For sufficient cause, the court granted a nonsuit as to the second cause of action. Upon ample evidence, the trial court found all the facts as alleged by the defendant and concluded that plaintiff was barred by the statute of limitations and was estopped by the acts and conduct of decedent from asserting the claim set forth in the first cause of action. From judgment of nonsuit and the judgment entered upon said findings, the plaintiff appeals on the following propositions: (1) that the real estate broker is not entitled to commissions upon the list prices of lots, constituting the residue of a subdivision trust estate, where such lots are reconveyed to the trustor, and where the brokerage contract provided for the commissions to be payable out of the initial payments of the purchasers; (2) parol evidence is incompetent to contradict a written instrument; (3) that a nonsuit is improperly ordered where the law presumes the transaction fraudulent; (4) that estoppel and limitation are not available to an agent against his principal when the principal had no knowledge of all the facts and the agent had suffered no detriment.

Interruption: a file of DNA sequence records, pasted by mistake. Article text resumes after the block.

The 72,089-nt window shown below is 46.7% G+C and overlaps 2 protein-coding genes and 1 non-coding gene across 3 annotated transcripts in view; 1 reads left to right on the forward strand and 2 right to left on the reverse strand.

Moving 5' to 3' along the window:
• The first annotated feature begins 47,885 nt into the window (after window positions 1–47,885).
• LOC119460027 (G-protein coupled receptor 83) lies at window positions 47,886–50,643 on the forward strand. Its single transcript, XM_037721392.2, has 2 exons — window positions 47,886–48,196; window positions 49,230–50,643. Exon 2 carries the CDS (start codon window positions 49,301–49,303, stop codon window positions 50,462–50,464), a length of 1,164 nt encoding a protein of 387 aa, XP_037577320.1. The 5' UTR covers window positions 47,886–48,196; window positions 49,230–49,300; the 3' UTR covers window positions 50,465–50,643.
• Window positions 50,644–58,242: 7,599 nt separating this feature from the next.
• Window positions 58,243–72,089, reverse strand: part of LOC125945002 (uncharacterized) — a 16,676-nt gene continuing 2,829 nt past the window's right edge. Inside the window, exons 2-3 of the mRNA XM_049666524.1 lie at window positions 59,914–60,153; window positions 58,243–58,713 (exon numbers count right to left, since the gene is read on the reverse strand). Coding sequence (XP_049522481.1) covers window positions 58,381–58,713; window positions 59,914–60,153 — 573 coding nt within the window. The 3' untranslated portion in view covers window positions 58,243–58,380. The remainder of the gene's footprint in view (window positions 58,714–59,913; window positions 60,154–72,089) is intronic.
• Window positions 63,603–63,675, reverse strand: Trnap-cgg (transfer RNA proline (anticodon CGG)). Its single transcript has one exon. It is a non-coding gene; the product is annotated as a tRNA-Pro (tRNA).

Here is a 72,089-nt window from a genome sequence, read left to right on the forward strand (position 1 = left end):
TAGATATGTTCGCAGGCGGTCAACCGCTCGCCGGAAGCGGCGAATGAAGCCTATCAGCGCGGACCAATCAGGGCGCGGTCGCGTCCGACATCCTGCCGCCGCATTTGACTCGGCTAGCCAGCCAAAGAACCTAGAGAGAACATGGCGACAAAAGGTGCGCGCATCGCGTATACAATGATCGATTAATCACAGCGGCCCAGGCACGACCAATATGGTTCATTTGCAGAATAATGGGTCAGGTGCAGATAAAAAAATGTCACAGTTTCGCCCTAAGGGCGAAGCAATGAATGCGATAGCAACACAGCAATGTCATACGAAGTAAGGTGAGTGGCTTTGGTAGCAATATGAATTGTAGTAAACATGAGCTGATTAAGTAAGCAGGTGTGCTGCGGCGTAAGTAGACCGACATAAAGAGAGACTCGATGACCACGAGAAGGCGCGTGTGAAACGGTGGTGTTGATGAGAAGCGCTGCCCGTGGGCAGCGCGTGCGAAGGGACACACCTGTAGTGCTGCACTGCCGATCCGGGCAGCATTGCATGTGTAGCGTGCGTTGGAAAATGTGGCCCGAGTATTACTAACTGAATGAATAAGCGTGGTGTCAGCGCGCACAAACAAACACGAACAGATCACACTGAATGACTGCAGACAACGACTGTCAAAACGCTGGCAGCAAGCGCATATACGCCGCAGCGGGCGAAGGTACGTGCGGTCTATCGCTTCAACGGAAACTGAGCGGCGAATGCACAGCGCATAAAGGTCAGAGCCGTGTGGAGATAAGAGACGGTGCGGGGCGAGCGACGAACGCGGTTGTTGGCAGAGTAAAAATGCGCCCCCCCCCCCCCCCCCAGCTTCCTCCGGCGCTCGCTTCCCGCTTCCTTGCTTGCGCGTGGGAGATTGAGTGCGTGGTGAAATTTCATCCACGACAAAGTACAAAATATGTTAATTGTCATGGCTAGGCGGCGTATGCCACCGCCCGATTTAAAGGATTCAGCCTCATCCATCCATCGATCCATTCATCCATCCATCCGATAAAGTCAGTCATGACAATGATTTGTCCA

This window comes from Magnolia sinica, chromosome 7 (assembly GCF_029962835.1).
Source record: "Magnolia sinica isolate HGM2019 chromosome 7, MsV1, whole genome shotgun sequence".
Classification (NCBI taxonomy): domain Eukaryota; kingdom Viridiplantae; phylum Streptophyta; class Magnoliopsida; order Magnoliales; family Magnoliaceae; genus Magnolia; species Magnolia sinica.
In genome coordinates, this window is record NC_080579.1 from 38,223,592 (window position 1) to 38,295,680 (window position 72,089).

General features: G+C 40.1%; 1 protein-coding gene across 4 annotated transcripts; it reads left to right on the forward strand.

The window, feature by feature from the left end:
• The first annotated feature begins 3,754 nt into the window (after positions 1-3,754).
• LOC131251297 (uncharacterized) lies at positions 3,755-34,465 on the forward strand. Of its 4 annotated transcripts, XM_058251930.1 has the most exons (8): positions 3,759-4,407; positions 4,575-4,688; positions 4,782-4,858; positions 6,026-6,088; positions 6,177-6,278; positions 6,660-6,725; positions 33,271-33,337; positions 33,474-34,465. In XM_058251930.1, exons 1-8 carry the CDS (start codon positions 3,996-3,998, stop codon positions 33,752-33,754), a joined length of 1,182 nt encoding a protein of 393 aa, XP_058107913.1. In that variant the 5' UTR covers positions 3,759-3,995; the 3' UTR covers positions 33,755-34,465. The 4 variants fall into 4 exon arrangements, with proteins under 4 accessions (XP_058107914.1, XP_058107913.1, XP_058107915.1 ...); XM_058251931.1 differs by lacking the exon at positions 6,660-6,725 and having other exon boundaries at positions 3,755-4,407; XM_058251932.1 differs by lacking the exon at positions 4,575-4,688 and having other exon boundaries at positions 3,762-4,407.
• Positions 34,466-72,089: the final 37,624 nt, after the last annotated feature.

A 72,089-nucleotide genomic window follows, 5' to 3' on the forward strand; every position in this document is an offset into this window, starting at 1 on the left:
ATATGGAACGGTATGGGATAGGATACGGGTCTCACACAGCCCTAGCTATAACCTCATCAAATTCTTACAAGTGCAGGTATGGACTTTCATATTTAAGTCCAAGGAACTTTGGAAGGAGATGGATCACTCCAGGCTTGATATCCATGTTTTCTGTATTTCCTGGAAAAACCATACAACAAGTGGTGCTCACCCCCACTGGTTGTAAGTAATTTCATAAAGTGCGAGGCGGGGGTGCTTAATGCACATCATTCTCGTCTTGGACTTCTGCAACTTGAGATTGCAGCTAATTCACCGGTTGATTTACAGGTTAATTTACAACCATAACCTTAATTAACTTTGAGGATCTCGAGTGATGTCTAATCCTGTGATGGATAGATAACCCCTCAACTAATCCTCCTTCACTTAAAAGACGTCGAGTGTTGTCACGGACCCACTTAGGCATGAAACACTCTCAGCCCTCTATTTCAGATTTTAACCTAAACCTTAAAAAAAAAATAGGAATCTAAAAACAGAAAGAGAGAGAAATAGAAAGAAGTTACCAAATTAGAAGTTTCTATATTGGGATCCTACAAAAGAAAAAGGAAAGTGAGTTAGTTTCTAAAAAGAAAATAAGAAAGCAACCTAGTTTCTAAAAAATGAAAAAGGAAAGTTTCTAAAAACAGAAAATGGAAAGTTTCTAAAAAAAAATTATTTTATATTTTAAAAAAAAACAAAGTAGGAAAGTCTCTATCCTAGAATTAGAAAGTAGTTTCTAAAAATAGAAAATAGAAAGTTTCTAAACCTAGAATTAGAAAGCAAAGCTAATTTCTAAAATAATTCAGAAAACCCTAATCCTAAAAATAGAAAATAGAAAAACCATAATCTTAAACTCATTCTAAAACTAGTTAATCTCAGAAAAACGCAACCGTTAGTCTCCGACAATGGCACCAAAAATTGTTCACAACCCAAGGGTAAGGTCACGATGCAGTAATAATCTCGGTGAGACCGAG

Prior to February, 1929, said trust was in a condition to be closed. Decedent and defendant oftentimes had discussed plans for its termination. On February 7th, 1929, decedent and defendant orally agreed that said lots A, B and C should be conveyed to decedent; that defendant should be allowed his stipulated commissions of $20,984.38 the same as though an actual sale had been made to a stranger; that $17,080 thereof should be applied to the full purchase price of said lots 3 and 4 which should be conveyed to defendant. Pursuant to said oral agreement, the trustee was authorized to and did convey said lots A, B and C to decedent and said lots 3 and 4 to defendant. After effectuating said transfers, defendant took possession of said lots 3 and 4 and made improvements thereon. A real estate office building was moved on to lot 3 and thereafter decedent paid defendant $100 per month as rental for the use of a portion of said office building. He constructed a two-story building upon lot 4 in 1936 with the approval and in the view of decedent. Prior to said construction, defendant had applied to the city of Los Angeles for a variance of the zoning restrictions upon said lots. In his application he asserted that he was the owner, and decedent, as an adjoining property owner, signed said application on the same page bearing the signature of defendant. During the life of the trust, from 1924 to 1929, the trustee forwarded periodical statements of the condition of the trust to decedent, one of which statements disclosed the transfer of said lots A, B and C to decedent and the credit to defendant of his usual commission provided by his contract of employment. All of the taxes and assessments upon said lots 3 and 4 were paid by defendant after 1925.